We soon made our way to the Pioneer Mall for some supplies, and then straight to the Avani Maseru Hotel where we checked in and recieved another warm welcome from our old friends in the hotel, including Moshoeshoe the barman who knew we needed something cold and thanked us for visiting Lesotho in doubtful times.

We have a lot of work ahead, so keep and eye on this blog for how we are proceeding with #MapLesotho

#MapLesotho – The benefits to Physical Planners

Lineo Mothae and Ithabeleng ‘Moleli are Assistant Physical Planners assigned to the Districts of Maseru and Mafeteng respectively.

Lesotho 025

Lineo Mothae – APP – Maseru District Council


Ithabeleng ‘Moleli – APP – Mafeteng District Council

Last February was the first time our partners from Fingal County Council in Ireland introduced OSM as a tool for spatial planners. We can see a direct benefit of the spatial data being added by #MapLesotho each and every day.


Ithabeleng ‘Moleli talks about the usefulness of OSM:

OSM is used to plot information on the map for streets, sewer lines property boundaries electric, ambulance and fire extinguishers utility lines, parking spaces. Having data of this type makes it possible to carryout diverse tasks in planning; be it extension of road networks etc. OSM helps to map the situation as it is on the ground at the same time updating of maps is easier.

Lineo Mothae details her experience of using OSM for planning:

My first hand experience with using OSM was in February.As a planner in order to make a village layout, a number of factors are considered. One being the direction of growth the development is taking. Using osm makes it easier to decide where plans for for new development could be made as data on osm is accessible and up to date since it can be updated from time to time to incorporate new developments.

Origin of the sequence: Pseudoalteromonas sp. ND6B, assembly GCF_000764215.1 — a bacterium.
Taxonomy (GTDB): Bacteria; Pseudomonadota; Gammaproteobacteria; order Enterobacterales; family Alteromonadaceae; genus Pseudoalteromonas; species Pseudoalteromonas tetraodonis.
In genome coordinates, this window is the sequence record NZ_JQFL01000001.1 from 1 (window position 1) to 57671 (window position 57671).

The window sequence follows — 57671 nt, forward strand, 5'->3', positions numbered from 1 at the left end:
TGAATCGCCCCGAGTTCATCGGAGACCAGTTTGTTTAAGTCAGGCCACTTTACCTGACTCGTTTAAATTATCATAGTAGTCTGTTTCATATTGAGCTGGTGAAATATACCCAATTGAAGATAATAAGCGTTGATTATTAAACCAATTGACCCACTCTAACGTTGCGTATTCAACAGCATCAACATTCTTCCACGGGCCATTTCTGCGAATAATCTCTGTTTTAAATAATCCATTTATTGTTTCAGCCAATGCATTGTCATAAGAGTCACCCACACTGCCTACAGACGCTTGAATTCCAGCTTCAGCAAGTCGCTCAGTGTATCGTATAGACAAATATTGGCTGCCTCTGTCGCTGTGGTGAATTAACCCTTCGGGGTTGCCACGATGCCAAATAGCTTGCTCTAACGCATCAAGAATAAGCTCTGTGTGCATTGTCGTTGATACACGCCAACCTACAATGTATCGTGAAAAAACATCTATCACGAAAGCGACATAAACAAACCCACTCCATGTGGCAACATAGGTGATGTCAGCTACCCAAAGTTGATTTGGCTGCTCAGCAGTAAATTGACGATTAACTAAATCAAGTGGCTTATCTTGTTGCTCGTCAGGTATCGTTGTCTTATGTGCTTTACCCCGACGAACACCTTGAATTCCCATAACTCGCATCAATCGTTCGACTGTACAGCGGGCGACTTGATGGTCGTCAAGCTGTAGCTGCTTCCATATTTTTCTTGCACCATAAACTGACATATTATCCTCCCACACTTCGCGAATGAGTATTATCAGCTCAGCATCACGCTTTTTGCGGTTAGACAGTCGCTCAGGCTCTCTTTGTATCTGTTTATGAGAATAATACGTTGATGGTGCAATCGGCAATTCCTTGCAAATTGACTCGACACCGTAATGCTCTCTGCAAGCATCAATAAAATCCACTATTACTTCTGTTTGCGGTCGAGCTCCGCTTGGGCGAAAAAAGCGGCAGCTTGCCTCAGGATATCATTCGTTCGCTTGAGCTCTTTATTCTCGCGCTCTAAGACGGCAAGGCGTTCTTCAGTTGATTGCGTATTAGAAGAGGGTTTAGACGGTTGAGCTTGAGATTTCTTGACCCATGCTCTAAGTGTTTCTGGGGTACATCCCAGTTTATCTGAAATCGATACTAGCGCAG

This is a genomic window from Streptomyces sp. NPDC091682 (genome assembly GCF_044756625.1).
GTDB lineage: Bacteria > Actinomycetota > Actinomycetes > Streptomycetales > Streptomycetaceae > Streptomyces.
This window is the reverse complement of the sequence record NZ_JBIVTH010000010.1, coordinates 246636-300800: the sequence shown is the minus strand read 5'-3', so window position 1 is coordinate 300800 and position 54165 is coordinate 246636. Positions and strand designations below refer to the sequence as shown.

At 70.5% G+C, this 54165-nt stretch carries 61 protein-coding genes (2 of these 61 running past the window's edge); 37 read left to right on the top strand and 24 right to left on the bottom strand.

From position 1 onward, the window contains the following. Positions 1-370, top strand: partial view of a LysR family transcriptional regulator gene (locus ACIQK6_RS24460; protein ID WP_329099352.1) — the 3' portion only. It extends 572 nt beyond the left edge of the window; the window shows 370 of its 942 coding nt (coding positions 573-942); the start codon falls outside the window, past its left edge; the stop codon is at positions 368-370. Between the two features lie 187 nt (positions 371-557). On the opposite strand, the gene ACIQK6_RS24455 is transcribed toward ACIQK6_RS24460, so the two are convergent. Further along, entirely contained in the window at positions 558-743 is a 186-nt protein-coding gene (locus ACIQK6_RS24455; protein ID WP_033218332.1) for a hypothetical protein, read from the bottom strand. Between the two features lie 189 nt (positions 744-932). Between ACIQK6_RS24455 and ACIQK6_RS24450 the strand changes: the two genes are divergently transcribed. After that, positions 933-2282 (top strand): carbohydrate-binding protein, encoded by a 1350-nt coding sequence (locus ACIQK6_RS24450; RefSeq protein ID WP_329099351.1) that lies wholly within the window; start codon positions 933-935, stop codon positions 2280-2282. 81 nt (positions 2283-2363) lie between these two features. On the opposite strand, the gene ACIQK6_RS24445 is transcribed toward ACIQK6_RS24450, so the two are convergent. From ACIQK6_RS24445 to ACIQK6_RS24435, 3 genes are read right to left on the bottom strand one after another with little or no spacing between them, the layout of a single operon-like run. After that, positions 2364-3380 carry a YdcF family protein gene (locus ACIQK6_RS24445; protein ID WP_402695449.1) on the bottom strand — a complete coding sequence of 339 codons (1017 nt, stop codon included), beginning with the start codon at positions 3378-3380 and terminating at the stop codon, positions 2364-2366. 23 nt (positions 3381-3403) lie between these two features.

Ha’Foso – Our first area mapped in February

OSM to me is an essential planning tool.

Mazenod for example, not much development was depicted of the map but now after Osm there is so much change. I have also seen it is possible to map any area, no local knowledge is required except here and there for description of land uses.

Compared to other options in the past openstreetmap is free and has a more frequent update cycle (always being updated). Planners in other countries are relying on it, and we think we should start to do the same.

Would you like to help us finish mapping Lesotho? We are currently at 76% complete. Join in today and map a tile from our mapping task. All you need is a web browser and some time!

#MapLesotho Edits January – 11th October

We’ve come along way with #MapLesotho so far this year, where recently we achieved 52% of our rural mapping task complete.

Now maybe is a time to look back at the massive amount of edits made by everyone involved.Over 80 individual mappers have contributed to the map so far. Thank you! There are now over 1.7 million nodes in Lesotho, where there were only 500,000 in July 2014.

Below is an animation showing the diff’s (the changes made to the OSM database) from January to 11th October 2014.

Spread the word we’re only counting down to completing the first pass of the Open Street Map basemap for Lesotho now, 48% to go! Give us a hand by taking a tile on our HOT OSM Rural Task.

From the Archives: Last Day Mapping On Site 18/02/14

Today was our last day on site with our planners. It started out as a scorcher with the mercury touching over 33 degrees celsius today.

We collected over 120 points of interest in the two hours and as you can see the map is very rapidly becoming filled with useful data for the planners to use in their day to day work.

The information collected today consisted of the location of various facilities such as septic tanks, telephone poles, shops, boundary walls, latrines and many more points.

*More updates to follow this evening the signing of the memorandum of understanding between the Lesotho Government and Fingal County Council. *

From the Archives: Monday Mapping Contest between the Planners 17/02/14

The area to be mapped today will be divided into three groups. Groups 1 – 4. The map below show’s their boundaries. We will be digitizing from 13h00GMT today if you would like to join tweet us.


If you would like to watch some live updates please checkout the map below. note that you must wait a minute of two before it starts pulling in updates.